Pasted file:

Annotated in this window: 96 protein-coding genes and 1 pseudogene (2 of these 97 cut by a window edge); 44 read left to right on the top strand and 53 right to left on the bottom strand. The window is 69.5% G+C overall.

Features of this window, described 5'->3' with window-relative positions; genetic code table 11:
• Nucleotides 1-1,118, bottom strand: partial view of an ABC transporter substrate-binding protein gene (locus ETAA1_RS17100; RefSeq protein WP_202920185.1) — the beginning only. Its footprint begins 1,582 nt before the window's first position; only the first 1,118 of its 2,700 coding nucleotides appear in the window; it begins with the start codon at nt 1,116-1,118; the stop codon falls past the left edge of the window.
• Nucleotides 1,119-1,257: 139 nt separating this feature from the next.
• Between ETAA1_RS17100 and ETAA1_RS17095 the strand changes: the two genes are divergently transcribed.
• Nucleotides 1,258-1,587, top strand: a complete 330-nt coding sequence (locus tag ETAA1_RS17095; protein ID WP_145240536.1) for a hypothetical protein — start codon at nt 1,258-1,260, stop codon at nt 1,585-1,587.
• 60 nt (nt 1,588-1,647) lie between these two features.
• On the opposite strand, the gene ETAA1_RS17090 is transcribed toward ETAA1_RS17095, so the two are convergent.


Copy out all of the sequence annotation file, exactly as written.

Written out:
Annotated in this window: 96 protein-coding genes and 1 pseudogene (2 of these 97 cut by a window edge); 44 read left to right on the top strand and 53 right to left on the bottom strand. The window is 69.5% G+C overall.

Features of this window, described 5'->3' with window-relative positions; genetic code table 11:
• Nucleotides 1-1,118, bottom strand: partial view of an ABC transporter substrate-binding protein gene (locus ETAA1_RS17100; RefSeq protein WP_202920185.1) — the beginning only. Its footprint begins 1,582 nt before the window's first position; only the first 1,118 of its 2,700 coding nucleotides appear in the window; it begins with the start codon at nt 1,116-1,118; the stop codon falls past the left edge of the window.
• Nucleotides 1,119-1,257: 139 nt separating this feature from the next.
• Between ETAA1_RS17100 and ETAA1_RS17095 the strand changes: the two genes are divergently transcribed.
• Nucleotides 1,258-1,587, top strand: a complete 330-nt coding sequence (locus tag ETAA1_RS17095; protein ID WP_145240536.1) for a hypothetical protein — start codon at nt 1,258-1,260, stop codon at nt 1,585-1,587.
• 60 nt (nt 1,588-1,647) lie between these two features.
• On the opposite strand, the gene ETAA1_RS17090 is transcribed toward ETAA1_RS17095, so the two are convergent.